If you like your satires dark, cruel, and wicked, you'll like this piece. If you've ever known a soul-killing narcissist (or a dozen), you might even think you've been present at this dinner party. Bon appetit.

  • Dr. Katz: The Audiobook

  • By: Jonathan Katz, Laura Silverman, H. Jon Benjamin, and others
  • Length: 6 hrs and 32 mins
  • Unabridged
  • Overall
    4.5 out of 5 stars 102
  • Performance
    5 out of 5 stars 95
  • Story
    4.5 out of 5 stars 95

The doctor is back with a whole book of sessions from guests like Jon Hamm, Louie Anderson, Susie Essman, Gilbert Gottfried, David Mamet, Wanda Sykes, Marc Maron, Reggie Watts and a slew of others. 

  • 5 out of 5 stars
  • Just beautiful!

  • By Oscar Slovak on 08-16-18

The Katz crew gets an update

Overall
4 out of 5 stars
Performance
4 out of 5 stars
Story
4 out of 5 stars

Reviewed: 08-16-18

I'm a huge fan of the original series, so I couldn't resist this. At first I thought I'd made a mistake after the opening session with Kevin Nealon. Then everything got back to the good old days: Laura needs to leave work early because her DNA result shows she's 30% Dutch, slacker Ben is still considering career choices 20 years later, and Jen Kirkman verbalizes full-throttle angst. I enjoyed most of the comedians, but as in the original, some routines are just not funny. It is a bit more louche and vulgar than the TV series of the 90's. (I wish some male comedians would elevate from a seven year old boy's obsession with toilet humor and sexual innuendo, but that's just me). Pretty good stuff, but you'll have to imagine Dom Irrera's dance moves and crazy clothes. Enjoy.

5 of 6 people found this review helpful

  • Wounded by God's People

  • Discovering How God's Love Heals Our Hearts
  • By: Anne Graham Lotz
  • Narrated by: Anne Graham Lotz
  • Length: 4 hrs and 54 mins
  • Unabridged
  • Overall
    5 out of 5 stars 68
  • Performance
    5 out of 5 stars 60
  • Story
    5 out of 5 stars 59

Everyone has been wounded…hurt…neglected…by others. But as Anne Graham Lotz looks back on her life, the sad truth is that her most painful wounds were inflicted by religious people - God’s people. People she had grown to love and to trust. But people whose words and behavior were inconsistent with what they said they believed. Anne not only understands the wounded, she also understands how easy it is for the wounded to become wounders themselves.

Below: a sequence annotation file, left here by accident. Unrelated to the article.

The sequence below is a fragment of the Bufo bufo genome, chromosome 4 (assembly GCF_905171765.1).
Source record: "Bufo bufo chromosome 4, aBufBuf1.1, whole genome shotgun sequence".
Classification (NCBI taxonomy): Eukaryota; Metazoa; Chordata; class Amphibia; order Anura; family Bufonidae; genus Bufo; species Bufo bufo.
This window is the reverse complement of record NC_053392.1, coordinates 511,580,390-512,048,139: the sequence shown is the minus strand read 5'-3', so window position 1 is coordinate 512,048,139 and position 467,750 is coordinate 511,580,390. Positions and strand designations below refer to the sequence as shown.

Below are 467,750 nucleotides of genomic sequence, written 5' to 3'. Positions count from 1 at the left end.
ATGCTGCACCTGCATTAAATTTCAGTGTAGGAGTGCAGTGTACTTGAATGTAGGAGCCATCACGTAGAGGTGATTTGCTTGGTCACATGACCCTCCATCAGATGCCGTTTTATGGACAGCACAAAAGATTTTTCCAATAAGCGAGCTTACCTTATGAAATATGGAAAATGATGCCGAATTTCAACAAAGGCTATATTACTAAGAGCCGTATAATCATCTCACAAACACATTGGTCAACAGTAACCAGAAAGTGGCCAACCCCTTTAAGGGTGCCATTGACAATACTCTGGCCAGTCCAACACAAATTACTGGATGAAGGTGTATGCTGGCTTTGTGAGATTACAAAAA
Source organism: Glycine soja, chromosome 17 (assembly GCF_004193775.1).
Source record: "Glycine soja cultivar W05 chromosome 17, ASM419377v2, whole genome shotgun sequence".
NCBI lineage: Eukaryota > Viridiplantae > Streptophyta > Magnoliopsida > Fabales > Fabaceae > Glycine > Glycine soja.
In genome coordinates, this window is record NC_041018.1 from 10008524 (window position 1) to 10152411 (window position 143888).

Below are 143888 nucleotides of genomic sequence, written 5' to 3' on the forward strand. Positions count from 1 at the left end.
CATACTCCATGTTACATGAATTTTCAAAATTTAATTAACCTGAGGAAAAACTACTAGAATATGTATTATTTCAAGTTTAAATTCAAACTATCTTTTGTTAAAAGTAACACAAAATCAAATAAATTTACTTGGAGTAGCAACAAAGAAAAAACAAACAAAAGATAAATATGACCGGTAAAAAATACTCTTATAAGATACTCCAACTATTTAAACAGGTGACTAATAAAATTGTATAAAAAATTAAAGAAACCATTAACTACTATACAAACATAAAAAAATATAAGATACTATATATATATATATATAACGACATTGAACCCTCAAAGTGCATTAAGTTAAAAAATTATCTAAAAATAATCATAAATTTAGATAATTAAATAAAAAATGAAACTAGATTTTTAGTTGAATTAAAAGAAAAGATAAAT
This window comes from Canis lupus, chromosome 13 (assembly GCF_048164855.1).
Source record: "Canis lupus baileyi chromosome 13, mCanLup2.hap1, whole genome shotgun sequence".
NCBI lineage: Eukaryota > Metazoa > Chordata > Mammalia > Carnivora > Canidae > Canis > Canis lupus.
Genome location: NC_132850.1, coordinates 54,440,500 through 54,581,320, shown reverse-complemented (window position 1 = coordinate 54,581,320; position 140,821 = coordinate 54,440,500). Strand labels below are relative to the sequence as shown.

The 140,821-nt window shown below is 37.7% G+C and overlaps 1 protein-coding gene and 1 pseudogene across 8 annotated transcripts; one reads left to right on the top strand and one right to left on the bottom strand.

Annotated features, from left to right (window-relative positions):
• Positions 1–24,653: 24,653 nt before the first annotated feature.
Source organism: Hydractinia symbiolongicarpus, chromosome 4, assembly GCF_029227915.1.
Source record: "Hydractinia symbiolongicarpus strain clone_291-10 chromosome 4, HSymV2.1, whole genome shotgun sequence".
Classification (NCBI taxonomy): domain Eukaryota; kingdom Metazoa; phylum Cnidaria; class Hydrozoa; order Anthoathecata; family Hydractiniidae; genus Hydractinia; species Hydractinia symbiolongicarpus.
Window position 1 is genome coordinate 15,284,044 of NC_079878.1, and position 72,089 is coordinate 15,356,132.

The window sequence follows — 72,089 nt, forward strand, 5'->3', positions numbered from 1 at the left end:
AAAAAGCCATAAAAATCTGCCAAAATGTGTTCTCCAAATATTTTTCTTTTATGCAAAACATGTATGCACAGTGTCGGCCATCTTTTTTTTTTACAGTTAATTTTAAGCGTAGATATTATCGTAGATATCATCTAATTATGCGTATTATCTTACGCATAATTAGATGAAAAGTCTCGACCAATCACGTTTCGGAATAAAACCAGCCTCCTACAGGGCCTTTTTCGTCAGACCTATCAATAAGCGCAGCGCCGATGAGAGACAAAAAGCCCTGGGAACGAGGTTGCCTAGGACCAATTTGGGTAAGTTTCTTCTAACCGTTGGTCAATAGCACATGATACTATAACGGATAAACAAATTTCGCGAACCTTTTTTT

• 5 out of 5 stars
  • Wonderful

  • By Dr. Kathy James on 05-23-15

Keeping your eyes on Christ

Overall
5 out of 5 stars
Performance
5 out of 5 stars
Story
5 out of 5 stars

Reviewed: 08-09-18

I'm a Roman Catholic, but found this book after praying for some insight into difficulty with forgiveness.

Several decades ago, I experienced clerical sexual abuse at the hands of a young priest. I reported this to the bishop, who lied as he made promises to remove the priest from ministry. Two successive bishops have protected the now aged priest who remains in active ministry in the Diocese of Charlotte to this day. When I admitted my struggle to forgive the priest in confession (to another priest), I was given as a penance to pray for my abuser's soul. I was left with anger, resentment, heartbreak, and a sense of betrayal that I could not put into words.

I came to Lotz's book with the idea that going to any church is the best way to lose your relationship with Christ, not to strengthen it. How many of us must feel this way? Now that I have read it, I have a (slightly) more hopeful perspective.

I found Lotz's book to be enlightening. I was naive about her, suspecting Billy Graham's daughter would be treated with the greatest respect. I was so wrong! She is forthright, candid, and without self-pity as she reveals her own struggles with a far less-than-perfect spiritual experience with the people of God.

The Bible stories I've always loved are explained in a way particularly relevant to those of us who have struggled with forgiveness, have felt alienated and alone, or have been betrayed by those who acted in ungodly ways in the very name of God. Those wounds are with us always and we take them everywhere. But there is an answer, and Lotz builds up to it gradually as she offers truly helpful suggestions and ideas for those whose hearts have been broken by fellow Christians.

I am so pleased and blessed to have read it and recommend it to anyone who is struggling with these issues. It's an easy read, but by no means a slight or insignificant one. I truly believe it can give a new perspective, and look forward to considering its meaning over the following months.